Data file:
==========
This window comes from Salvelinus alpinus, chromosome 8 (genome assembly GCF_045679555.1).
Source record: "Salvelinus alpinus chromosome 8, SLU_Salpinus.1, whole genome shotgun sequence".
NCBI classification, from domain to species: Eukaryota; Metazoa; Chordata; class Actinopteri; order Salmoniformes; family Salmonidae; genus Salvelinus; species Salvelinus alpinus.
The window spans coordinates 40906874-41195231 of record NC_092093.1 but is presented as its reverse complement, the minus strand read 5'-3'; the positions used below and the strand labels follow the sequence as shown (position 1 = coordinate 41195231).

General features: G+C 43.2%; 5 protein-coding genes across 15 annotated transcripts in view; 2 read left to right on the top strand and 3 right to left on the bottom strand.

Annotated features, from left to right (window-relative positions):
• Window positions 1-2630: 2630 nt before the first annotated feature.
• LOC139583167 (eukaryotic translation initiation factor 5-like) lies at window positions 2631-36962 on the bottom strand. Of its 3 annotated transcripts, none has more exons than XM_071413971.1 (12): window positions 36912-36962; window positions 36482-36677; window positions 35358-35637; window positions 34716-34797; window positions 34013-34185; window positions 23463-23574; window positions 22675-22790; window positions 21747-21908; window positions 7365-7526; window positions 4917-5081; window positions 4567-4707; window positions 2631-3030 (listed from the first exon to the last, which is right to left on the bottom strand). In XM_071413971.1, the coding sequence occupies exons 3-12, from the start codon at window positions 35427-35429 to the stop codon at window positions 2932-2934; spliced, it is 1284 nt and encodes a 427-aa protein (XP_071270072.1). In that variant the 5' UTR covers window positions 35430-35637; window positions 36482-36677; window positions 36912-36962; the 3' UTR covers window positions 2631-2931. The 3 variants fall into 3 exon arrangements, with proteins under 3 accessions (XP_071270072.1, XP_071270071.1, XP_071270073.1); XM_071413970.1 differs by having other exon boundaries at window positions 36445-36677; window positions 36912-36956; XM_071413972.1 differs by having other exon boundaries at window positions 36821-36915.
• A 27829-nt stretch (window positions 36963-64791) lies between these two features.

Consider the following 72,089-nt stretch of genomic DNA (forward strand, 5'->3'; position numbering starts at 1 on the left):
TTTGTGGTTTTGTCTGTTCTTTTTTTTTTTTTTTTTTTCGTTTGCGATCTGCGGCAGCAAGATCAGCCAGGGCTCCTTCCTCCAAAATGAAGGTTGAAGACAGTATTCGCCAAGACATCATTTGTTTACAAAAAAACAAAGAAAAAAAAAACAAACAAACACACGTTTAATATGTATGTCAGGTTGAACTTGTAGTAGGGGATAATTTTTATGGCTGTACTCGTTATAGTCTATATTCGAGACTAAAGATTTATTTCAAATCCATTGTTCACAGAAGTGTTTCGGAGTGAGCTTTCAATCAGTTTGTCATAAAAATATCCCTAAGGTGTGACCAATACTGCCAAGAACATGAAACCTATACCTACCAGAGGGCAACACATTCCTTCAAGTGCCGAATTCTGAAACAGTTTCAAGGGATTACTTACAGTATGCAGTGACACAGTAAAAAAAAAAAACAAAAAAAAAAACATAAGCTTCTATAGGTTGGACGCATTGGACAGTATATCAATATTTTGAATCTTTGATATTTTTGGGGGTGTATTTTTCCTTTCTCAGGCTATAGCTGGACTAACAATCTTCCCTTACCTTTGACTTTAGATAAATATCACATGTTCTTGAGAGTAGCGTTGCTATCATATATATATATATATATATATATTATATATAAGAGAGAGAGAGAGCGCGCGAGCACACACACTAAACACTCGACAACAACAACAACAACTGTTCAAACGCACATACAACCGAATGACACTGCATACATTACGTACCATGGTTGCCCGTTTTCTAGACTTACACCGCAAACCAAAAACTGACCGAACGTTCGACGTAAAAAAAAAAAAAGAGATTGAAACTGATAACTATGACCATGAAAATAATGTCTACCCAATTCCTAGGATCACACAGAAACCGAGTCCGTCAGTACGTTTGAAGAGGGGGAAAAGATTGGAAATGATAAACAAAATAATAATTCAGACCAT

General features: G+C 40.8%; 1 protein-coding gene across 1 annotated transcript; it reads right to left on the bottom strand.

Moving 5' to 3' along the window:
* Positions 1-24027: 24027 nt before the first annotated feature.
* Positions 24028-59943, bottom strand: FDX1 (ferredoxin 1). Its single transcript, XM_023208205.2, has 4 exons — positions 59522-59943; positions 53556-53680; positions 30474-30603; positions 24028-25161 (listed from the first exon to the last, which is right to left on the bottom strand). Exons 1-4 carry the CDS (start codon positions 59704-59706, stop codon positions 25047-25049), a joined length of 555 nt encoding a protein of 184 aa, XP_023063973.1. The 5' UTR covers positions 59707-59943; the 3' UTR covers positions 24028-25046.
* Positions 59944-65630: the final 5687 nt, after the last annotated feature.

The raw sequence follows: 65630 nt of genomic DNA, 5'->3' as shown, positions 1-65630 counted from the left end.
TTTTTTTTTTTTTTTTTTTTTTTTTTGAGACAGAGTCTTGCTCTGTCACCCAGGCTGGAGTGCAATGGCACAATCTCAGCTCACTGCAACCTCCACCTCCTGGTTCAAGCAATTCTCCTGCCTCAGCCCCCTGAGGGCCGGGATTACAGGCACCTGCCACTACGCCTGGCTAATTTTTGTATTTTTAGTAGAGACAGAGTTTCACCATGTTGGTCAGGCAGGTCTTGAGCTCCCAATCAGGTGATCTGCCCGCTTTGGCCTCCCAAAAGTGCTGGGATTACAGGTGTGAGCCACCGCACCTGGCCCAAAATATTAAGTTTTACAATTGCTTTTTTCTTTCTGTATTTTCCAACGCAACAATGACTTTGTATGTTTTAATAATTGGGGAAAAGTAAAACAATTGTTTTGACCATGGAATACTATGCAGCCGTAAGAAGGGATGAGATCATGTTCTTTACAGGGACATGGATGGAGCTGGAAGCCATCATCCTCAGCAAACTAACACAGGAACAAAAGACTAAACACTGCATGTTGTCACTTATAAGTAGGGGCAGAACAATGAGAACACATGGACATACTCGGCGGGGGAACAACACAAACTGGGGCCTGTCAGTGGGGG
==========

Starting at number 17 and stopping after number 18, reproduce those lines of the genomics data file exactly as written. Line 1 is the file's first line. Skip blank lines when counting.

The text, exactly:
The raw sequence follows: 65630 nt of genomic DNA, 5'->3' as shown, positions 1-65630 counted from the left end.
TTTTTTTTTTTTTTTTTTTTTTTTTTGAGACAGAGTCTTGCTCTGTCACCCAGGCTGGAGTGCAATGGCACAATCTCAGCTCACTGCAACCTCCACCTCCTGGTTCAAGCAATTCTCCTGCCTCAGCCCCCTGAGGGCCGGGATTACAGGCACCTGCCACTACGCCTGGCTAATTTTTGTATTTTTAGTAGAGACAGAGTTTCACCATGTTGGTCAGGCAGGTCTTGAGCTCCCAATCAGGTGATCTGCCCGCTTTGGCCTCCCAAAAGTGCTGGGATTACAGGTGTGAGCCACCGCACCTGGCCCAAAATATTAAGTTTTACAATTGCTTTTTTCTTTCTGTATTTTCCAACGCAACAATGACTTTGTATGTTTTAATAATTGGGGAAAAGTAAAACAATTGTTTTGACCATGGAATACTATGCAGCCGTAAGAAGGGATGAGATCATGTTCTTTACAGGGACATGGATGGAGCTGGAAGCCATCATCCTCAGCAAACTAACACAGGAACAAAAGACTAAACACTGCATGTTGTCACTTATAAGTAGGGGCAGAACAATGAGAACACATGGACATACTCGGCGGGGGAACAACACAAACTGGGGCCTGTCAGTGGGGG